Virigina Woolf: doing Clothes in Books 80 years ago

the book:

Orlando by Virginia Woolf

…Laying her pen aside she went into her bedroom, stood in front of her mirror, and arranged her pearls about her neck. Then since pearls do not show to advantage against a morning gown of sprigged cotton, she changed to a dove grey taffeta; thence to one of peach bloom; thence to a wine-coloured brocade. Perhaps a dash of powder was needed, and if her hair were disposed--so--about her brow, it might become her. Then she slipped her feet into pointed slippers, and drew an emerald ring upon her finger…

Vain trifles as they seem, clothes have, they say, more important offices than merely to keep us warm. They change our view of the world and the world’s view of us... There is much to support the view that it is clothes that wear us and not we them; we may make them take the mould of arm or breast, but they mould our hearts, our brains, our tongues to their liking. So, having now worn skirts for a considerable time, a certain change was visible in Orlando, which is to be found if the reader will look at [page number given] above, even in her face. If we compare the picture of Orlando as a man with that of Orlando as a woman we shall see that though both are undoubtedly one and the same person, there are certain changes. The man has his hand free to seize his sword, the woman must use hers to keep the satins from slipping from her shoulders. The man looks the world full in the face, as if it were made for his uses and fashioned to his liking. The woman takes a sidelong glance at it, full of subtlety, even of suspicion. Had they both worn the same clothes, it is possible that their outlook might have been the same...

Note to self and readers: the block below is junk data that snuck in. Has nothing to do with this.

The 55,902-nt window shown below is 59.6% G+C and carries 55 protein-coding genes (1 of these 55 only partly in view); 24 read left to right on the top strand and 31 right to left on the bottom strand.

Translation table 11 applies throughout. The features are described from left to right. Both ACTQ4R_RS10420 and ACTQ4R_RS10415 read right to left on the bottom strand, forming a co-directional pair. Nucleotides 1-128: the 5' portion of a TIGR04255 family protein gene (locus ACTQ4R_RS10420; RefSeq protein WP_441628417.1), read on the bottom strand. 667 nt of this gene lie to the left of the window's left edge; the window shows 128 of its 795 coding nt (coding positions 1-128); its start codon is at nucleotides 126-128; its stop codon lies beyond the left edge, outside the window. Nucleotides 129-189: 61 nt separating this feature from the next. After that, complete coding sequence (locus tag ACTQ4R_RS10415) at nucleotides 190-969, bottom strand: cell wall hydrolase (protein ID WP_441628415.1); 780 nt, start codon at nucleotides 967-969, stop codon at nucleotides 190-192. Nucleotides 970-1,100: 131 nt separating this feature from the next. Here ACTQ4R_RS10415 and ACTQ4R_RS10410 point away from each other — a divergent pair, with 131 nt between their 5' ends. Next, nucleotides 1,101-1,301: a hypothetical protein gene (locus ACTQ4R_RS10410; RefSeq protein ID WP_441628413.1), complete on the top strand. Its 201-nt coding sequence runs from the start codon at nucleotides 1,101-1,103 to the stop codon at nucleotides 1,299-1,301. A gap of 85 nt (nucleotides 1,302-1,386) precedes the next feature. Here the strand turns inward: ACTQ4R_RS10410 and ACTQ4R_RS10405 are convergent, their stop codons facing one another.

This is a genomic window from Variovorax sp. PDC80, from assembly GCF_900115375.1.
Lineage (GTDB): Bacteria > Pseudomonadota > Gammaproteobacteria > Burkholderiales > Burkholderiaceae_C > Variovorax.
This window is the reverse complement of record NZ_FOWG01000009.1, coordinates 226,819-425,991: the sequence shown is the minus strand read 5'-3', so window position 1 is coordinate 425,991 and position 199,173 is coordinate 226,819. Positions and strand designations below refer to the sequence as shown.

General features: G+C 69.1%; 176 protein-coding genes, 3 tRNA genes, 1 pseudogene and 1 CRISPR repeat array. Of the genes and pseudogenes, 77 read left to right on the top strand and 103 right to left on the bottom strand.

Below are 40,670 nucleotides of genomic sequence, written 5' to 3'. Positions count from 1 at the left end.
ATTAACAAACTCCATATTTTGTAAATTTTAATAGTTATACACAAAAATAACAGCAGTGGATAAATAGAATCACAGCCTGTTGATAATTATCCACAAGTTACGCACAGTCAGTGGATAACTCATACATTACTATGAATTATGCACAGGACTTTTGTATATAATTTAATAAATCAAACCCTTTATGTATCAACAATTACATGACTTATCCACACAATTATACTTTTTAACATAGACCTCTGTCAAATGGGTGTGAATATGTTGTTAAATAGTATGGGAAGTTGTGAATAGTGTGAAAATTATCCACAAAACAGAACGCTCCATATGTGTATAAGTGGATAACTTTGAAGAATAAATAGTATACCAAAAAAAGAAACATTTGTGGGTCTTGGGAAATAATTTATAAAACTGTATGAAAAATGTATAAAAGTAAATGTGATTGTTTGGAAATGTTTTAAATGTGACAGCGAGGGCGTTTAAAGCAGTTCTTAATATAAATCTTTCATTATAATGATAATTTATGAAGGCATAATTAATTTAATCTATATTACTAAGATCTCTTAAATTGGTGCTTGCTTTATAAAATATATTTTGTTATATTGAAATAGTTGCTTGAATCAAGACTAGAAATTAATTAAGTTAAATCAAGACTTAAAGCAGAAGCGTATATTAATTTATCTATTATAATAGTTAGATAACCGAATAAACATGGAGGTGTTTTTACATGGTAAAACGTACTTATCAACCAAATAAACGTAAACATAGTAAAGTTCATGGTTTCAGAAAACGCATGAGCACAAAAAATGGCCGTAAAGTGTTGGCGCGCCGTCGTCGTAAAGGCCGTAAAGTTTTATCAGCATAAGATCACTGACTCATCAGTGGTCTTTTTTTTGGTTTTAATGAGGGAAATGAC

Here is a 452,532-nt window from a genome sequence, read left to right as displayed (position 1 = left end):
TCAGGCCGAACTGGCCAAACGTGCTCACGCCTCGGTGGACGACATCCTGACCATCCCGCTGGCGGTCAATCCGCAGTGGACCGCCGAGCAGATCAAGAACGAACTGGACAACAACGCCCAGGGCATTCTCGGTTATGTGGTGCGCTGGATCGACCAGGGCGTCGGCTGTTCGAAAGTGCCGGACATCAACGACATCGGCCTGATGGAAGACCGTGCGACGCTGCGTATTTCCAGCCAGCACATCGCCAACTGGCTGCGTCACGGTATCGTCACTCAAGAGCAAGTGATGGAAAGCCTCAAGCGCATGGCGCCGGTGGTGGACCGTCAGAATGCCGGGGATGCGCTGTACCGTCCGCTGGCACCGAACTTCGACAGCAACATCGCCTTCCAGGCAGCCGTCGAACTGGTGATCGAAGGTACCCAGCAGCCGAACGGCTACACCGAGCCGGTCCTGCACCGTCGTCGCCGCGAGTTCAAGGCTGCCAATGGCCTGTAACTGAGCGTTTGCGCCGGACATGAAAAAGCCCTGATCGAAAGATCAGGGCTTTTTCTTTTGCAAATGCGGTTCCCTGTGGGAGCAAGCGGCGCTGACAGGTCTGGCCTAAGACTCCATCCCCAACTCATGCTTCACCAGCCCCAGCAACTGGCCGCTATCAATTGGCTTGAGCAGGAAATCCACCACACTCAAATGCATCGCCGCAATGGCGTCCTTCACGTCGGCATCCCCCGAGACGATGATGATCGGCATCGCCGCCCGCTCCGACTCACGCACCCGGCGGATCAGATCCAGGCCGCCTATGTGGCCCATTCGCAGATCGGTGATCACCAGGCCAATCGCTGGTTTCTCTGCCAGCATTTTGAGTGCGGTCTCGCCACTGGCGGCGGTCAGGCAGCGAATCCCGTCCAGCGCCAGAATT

What a combination for International Women’s Day: clothes, books, feminist theory, and ideas about clothes. Orlando is a great book: imaginative, clever, intensely visual, and full of fascinating insights on the relations between women and man.

The main character lives for hundreds of years, starts as a man then becomes a woman, meets famous people down the years. It is always then a bit weird to read that Virginia Woolf wrote it ‘about’ her lover Vita Sackville-West, and that the words biographical and even autobiographical are used about the book; but there is no doubt it was a tribute, or a love letter, to her lover. [Vita S-W, incidentally, is a bit of a disappointment – Orlando sounds lovely, whereas VSW comes over as cold, snobbish, and very selfish, in her own and contemporary writing.]

This bit about the meaning of clothes is quite famous, but when it is quoted, the next bit is usually not included. And that’s where the narrating voice says that the view above is wrong: “It was a change in Orlando herself that dictated her choice of a woman's dress and of a woman's sex…In every human being a vacillation from one sex to the other takes place, and often it is only the clothes that keep the male or female likeness, while underneath the sex is the very opposite of what it is above”. A very modern view…

What is going on with that page number? It seems Woolf chose illustrations for the original edition of the book – portraits from the Sackville-West family collection, a photograph of Woolf’s niece, and three photos of VSW herself, apparently taken specially for the book. Really, very similar to what Clothes in Books is trying to do today – we feel honoured.

With thanks to Audrey for the suggestion.

The picture is called Sybil Waller in a red and gold dress, is by George Washington Lambert, and can be found on
Wikimedia Commons.